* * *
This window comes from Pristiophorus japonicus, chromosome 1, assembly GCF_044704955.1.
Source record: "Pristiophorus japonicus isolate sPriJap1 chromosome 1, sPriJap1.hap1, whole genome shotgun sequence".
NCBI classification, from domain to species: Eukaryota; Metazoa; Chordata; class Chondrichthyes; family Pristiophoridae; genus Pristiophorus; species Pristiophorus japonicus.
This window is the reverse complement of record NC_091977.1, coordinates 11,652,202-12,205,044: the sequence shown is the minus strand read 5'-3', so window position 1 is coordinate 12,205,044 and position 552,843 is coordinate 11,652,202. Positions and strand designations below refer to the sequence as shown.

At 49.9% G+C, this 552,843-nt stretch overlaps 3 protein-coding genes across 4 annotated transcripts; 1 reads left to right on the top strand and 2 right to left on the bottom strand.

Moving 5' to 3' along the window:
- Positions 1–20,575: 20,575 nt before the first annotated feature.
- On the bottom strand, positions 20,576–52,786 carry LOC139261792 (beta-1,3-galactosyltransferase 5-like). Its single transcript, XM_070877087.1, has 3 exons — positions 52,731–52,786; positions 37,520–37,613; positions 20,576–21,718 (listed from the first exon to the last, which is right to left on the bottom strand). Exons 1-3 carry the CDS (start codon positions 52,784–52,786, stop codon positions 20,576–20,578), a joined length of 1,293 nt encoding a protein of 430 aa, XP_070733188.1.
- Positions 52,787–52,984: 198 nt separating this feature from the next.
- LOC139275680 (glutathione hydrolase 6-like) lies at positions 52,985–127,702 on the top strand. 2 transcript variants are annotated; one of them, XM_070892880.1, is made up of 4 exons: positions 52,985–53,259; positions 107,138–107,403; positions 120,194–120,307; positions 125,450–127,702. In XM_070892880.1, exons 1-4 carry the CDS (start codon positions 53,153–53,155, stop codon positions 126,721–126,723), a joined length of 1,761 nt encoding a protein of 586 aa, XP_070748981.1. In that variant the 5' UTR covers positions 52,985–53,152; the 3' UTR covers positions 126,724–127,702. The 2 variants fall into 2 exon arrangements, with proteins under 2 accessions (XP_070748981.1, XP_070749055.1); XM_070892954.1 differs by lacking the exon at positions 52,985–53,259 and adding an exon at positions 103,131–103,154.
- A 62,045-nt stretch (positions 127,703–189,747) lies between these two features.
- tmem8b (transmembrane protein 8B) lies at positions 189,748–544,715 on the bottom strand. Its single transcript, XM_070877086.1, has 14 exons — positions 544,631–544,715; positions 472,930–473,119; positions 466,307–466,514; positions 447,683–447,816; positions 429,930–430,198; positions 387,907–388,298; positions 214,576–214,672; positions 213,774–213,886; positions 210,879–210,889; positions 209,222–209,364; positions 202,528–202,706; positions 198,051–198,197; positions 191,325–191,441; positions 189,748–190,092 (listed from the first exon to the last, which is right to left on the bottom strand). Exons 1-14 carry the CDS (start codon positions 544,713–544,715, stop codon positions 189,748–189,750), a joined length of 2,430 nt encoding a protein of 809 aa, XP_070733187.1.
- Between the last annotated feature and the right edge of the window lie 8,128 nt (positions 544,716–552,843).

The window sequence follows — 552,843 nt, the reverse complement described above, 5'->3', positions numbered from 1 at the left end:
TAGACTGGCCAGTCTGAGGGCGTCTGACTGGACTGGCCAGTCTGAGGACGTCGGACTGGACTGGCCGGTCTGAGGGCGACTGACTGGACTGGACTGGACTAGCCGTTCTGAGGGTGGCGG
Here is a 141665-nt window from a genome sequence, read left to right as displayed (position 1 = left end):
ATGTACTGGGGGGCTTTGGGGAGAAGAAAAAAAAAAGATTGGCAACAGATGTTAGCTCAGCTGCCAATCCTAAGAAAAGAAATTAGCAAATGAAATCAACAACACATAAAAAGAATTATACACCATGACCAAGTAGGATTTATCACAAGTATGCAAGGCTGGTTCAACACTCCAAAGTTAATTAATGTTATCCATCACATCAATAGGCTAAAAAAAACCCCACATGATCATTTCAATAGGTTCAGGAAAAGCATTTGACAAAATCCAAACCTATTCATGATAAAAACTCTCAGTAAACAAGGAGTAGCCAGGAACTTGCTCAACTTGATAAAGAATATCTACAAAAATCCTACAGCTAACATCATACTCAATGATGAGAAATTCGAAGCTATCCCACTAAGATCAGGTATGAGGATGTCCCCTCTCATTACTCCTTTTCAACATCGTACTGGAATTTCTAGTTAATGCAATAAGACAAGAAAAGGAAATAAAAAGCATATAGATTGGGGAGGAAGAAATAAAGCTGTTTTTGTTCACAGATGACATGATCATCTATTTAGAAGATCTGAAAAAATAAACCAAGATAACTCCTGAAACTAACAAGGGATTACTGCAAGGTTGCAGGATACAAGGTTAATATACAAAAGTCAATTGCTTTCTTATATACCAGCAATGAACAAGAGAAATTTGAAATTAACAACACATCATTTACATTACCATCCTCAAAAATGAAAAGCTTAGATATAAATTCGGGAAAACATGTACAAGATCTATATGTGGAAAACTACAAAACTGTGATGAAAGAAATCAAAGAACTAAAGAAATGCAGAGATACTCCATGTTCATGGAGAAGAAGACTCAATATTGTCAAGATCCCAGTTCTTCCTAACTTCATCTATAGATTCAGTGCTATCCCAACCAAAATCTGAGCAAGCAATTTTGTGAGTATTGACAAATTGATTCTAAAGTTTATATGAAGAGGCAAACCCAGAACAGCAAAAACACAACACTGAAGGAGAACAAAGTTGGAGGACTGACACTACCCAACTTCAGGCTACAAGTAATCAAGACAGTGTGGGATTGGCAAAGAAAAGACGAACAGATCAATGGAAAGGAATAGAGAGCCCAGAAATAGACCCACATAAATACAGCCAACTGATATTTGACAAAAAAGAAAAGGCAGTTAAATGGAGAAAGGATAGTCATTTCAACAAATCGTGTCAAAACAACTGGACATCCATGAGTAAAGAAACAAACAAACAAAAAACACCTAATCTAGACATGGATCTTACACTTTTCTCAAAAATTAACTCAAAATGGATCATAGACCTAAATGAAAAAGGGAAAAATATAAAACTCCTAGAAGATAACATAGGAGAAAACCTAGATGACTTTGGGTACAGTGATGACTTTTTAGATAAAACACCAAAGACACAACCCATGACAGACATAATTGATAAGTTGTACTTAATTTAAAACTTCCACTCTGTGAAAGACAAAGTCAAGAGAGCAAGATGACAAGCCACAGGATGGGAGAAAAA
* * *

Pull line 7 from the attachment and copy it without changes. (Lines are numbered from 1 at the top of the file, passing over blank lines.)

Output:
- Positions 1–20,575: 20,575 nt before the first annotated feature.